Friday, September 2, 2011
Late August Happenings...
When I complain about how dry it is here in our corner of the Roanoke Valley, I'm not exaggerating. On the rare occasion that a pop-up thunderstorm has passed though, it misses our property completely. Especially when it approaches from the west, the rain systems typically are diverted, courtesy of being in what's called a rain shadow. Thanks Poor Mountain! We haven't had any measureable rain since late June/early July. I know there are folks out there who have it worse, namely Texas, or the other end of the spectrum, Vermont. Still, it's pretty bad here. The photo above shows what should be a glorious, lush stand of Crownbeard and Wingstem about to bloom and put on a buffet for the late season pollinators. However, I doubt it will bloom at all as the plants seem to have put themselves into survival mode. You can probably also see the brown leaves at the bottom of the photo. The trees are also going into survival mode, cutting off the circulation and dropping their leaves much earlier than usual. Crownbeard and Wingstem are staples here in the Roanoke Valley, you can find them growing at just about every woodland edge or right-a-way all over town. I really worry about the pollinators not having valuable late season food sources available to them.
This is what the ground looks like, needless to say, no irrigation here!
Although we can't give enough supplemental water to keep everything alive, we are watering the most essential plants, especially those blooming now, to continue to feed whomever passes through. Here's a small sampling of this week's flowers and visitors...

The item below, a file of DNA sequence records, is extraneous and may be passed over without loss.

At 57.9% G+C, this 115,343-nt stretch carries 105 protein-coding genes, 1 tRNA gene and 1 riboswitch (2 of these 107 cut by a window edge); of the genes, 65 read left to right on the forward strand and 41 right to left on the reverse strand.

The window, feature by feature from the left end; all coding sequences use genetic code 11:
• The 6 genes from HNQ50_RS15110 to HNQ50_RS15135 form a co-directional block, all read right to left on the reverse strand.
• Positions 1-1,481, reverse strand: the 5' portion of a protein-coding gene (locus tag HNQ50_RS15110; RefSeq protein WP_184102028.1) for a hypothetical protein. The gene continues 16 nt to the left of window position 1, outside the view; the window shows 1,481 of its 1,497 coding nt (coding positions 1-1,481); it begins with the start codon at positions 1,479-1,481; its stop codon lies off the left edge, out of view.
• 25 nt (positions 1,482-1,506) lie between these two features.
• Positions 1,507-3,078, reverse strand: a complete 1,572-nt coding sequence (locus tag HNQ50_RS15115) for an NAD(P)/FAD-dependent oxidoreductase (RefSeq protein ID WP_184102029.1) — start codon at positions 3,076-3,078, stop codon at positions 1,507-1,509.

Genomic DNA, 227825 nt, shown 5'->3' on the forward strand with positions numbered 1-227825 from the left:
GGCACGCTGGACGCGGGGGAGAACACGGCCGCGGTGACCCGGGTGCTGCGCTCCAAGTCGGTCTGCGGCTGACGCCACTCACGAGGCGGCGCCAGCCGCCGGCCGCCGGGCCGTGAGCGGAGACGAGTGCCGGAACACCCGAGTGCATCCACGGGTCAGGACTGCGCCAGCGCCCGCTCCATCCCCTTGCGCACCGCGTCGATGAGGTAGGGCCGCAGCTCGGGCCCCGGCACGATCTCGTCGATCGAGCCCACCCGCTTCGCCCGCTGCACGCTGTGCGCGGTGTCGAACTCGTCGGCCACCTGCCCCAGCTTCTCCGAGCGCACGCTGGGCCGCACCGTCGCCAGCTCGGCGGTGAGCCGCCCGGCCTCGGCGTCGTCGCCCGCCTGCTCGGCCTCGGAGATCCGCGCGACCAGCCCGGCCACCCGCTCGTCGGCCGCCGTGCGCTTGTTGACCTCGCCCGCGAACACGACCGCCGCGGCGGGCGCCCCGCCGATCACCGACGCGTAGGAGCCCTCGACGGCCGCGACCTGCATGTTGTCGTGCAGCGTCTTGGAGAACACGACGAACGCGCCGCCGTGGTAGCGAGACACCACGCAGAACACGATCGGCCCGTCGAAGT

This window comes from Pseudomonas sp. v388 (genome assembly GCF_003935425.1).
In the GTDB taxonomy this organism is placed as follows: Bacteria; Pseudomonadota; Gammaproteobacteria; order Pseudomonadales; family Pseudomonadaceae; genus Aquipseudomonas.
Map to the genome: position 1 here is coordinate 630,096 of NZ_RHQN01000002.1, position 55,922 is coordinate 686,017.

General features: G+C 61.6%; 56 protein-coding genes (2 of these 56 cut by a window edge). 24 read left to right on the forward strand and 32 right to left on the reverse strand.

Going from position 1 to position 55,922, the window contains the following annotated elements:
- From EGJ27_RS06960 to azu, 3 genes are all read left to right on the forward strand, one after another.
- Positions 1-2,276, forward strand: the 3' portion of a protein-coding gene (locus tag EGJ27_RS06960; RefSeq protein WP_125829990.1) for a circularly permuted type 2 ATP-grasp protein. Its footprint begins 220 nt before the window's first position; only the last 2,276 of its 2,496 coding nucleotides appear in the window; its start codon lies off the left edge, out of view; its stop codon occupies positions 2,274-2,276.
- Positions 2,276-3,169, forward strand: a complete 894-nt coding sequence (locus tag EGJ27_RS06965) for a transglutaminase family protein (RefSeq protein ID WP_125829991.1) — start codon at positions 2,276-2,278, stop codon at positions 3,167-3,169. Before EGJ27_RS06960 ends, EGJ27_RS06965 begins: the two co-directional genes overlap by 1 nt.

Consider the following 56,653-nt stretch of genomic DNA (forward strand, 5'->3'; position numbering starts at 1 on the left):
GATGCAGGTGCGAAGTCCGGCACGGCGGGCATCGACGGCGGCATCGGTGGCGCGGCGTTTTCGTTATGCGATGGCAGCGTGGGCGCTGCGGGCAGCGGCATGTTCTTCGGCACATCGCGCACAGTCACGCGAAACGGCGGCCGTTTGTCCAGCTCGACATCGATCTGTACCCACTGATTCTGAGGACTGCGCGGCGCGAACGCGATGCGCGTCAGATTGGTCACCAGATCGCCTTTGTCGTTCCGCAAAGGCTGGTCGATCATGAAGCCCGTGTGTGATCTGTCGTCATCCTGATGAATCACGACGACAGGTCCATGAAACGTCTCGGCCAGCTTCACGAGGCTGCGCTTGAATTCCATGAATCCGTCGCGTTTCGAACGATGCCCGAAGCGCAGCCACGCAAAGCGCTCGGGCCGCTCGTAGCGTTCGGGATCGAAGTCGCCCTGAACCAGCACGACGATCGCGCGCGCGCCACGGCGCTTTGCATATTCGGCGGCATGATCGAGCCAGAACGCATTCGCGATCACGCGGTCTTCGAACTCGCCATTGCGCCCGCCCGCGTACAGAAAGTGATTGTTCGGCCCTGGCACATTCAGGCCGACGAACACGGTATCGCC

This tiny but gorgeous Pearl Crescent stopped by for a sip of Gaillardia nectar...
and managed to share a little with the bumbles.
A Gray Hairstreak (also called Common Hairstreak) was nearby on some Sedum.
Some of the Joe-Pye Weed is still blooming, and our Skipper population explosion continues.
The wonderful Agastache "Blue Fortune" is still the favorite of all my pollinators, and pollinator hunters! Here a Wheel Bug is having a bumblebee for breakfast. Sorry Mr. Bumble but a Wheelbug's gotta eat too!
We've also had a population explosion of Carpenter Bees. This one is a male, as evidenced by the yellow patch on his face and greenish eyes. Females have a black face and black eyes. I thought I had found a new-to-me bee before I realized the two sexes looked different.
It's been fascinating to note over the course of the summer how different species of insects seem to have "their" time, when their population really takes off. Due to migration patterns and breeding behavior, I'm really starting to see how insects stagger their life cycles.
Hey! Stop the press! As I'm writing this RIGHT NOW it's starting to rain! It's been thundering for about 30 minutes, but I didn't think we'd actually get any water from those clouds.
I know it's hard to tell from this photo, but when I can't see Mason's Knob, I know it's raining hard! (There should be two mountains visible on the horizon) The rain barrels are overflowing! This is unreal! Wheee!